Good News for Microsoft Investors; Robinhood Hits a Bump

Good News for Microsoft Investors; Robinhood Hits a Bump

Microsoft ( NASDAQ:MSFT ) stock hits an all-time high. Robinhood ‘s ( NASDAQ:HOOD ) third-quarter revenue is much lower than expected and shares fall close to their IPO price. Motley Fool analyst Bill Mann analyzes these stories, discusses Twitter ‘s ( NYSE:TWTR ) ongoing struggles as a business, and shares why Almond Joy needs to be rebranded.

To catch full episodes of all The Motley Fool’s free podcasts, check out our podcast center . To get started investing, check out our quick-start guide to investing in stocks . A full transcript follows the video. Should you invest $1,000 in Microsoft Corporation right now?

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This video was recorded on Oct. 27, 2021.

Chris Hill: It’s Wednesday, October 27th. Welcome to Market Foolery. I’m Chris Hill. With me today, Bill Mann. Good to see you.

Bill Mann: Hey Chris, how are you?

Chris Hill: I’m doing well. We’ve got the latest from Twitter, we’ve got the latest from Robinhood. We’re going to start though with Big Tech getting bigger. Microsoft’s first quarter profits were higher than expected. Revenue grew 22 percent, which is the fastest growth since 2018. Shares of Microsoft up five percent and hitting a new all-time high. Five percent is a lot.

Bill Mann: Five percent is a lot for any company, but we were doing the math, that’s $100 billion. It’s $100 billion just conjured out of thin air. Microsoft, it’s crazy how good this company is operating right now. That is not just massive gains this quarter, that’s 17 straight quarters of double digit revenue growth, and it’s been accelerating. It’s been getting faster. They are growing at a rate that the tiniest of start-ups would kill for. It is a $45 billion revenue per quarter company right now and growing really quickly. Beat every estimate, Azure is going great, LinkedIn is going great. This company is just firing.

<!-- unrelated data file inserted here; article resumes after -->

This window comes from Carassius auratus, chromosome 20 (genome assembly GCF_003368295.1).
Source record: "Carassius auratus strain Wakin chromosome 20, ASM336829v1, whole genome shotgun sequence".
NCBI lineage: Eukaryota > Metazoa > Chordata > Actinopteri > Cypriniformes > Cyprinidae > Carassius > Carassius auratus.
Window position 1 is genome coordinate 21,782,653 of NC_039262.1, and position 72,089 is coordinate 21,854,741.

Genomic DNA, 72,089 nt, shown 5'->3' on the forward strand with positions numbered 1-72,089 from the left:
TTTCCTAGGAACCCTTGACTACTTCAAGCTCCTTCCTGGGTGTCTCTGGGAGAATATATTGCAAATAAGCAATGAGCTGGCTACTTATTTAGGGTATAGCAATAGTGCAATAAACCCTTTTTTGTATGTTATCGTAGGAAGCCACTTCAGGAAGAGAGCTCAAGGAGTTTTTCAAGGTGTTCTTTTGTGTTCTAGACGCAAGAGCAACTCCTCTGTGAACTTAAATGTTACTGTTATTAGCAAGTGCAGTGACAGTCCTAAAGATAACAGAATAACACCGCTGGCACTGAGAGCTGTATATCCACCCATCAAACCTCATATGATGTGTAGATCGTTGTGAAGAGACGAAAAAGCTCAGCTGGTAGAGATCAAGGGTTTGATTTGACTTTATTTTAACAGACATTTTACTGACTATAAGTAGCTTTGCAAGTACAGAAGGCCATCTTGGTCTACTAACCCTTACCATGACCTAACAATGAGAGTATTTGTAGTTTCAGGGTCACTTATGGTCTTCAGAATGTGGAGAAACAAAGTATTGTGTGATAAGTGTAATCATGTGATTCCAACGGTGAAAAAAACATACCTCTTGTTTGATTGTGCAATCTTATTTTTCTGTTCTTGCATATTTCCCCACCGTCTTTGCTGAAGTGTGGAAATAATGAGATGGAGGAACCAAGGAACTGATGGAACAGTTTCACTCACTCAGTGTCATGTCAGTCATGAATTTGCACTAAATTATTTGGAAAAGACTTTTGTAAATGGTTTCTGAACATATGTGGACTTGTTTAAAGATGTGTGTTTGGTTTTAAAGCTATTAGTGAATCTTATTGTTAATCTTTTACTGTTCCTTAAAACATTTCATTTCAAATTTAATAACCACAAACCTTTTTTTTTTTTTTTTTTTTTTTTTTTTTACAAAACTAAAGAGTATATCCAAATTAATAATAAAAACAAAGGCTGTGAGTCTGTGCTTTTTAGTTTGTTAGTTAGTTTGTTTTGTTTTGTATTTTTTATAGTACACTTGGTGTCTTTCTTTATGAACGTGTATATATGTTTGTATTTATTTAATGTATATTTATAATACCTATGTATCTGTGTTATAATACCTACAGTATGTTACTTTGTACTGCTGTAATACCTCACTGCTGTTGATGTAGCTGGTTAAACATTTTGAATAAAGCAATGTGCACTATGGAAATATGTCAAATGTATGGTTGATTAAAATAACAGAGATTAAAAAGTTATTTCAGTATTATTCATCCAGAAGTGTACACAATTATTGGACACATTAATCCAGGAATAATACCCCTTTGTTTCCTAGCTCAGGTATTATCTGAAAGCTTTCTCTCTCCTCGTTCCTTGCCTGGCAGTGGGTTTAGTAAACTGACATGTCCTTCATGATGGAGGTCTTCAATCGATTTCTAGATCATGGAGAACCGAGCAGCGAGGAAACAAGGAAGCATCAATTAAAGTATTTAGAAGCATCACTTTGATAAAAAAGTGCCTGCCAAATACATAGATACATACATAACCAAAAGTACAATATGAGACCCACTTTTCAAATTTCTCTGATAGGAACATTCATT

Chris Hill: I know we talked about this on the show recently. There was the news about LinkedIn being shut down in China, or I should say Microsoft saying, “We’re shutting down our LinkedIn operations. We don’t need to rehash all of the reasons why.” But to me, the headline was less that they were doing that and more that it’s something that [inaudible 00:01:58] came out and said, “Yeah, LinkedIn is contributing more than $10 billion in revenue every year,” which I know it was a surprise to me. I think that’s a surprise to others as well.

Bill Mann: Yeah. When Microsoft bought LinkedIn, it was one of those transactions where I think most of us said, “I’m not sure that I really see how this fits into their suite,” but once again, I don’t think we were right about being skeptical about it. The results would suggest that they knew what they were talking about when they brought LinkedIn into the fold.

Chris Hill: Agree 100 percent. I think the most generous of expectations at the time was, well, you’ve got all the money in the world and you can buy that thing if you want to.

Bill Mann: [laughs] That’s right.

Chris Hill: If it works out, it will take years. My memory of the time is like, “Yeah, I suppose that can work out.” It’s going to take years. I don’t think anyone expected it to be contributing in this way on a relatively soon basis.

Bill Mann: In fact, Chris, there was a theory that was baded about, perhaps by me but by others as well, that LinkedIn was being acquired, that Microsoft was taking it out so that they didn’t have to compete with it in some way. One of those things that you hear, well, we’re the deep pockets, this is something that is perhaps a threat to us, let’s just buy it, but that’s not what’s happened. That’s absolutely not what’s happened, and the incredible thing is that this entire time, Microsoft is paying a substantial dividend, buying back tons of shares. It’s almost like they can’t get […]

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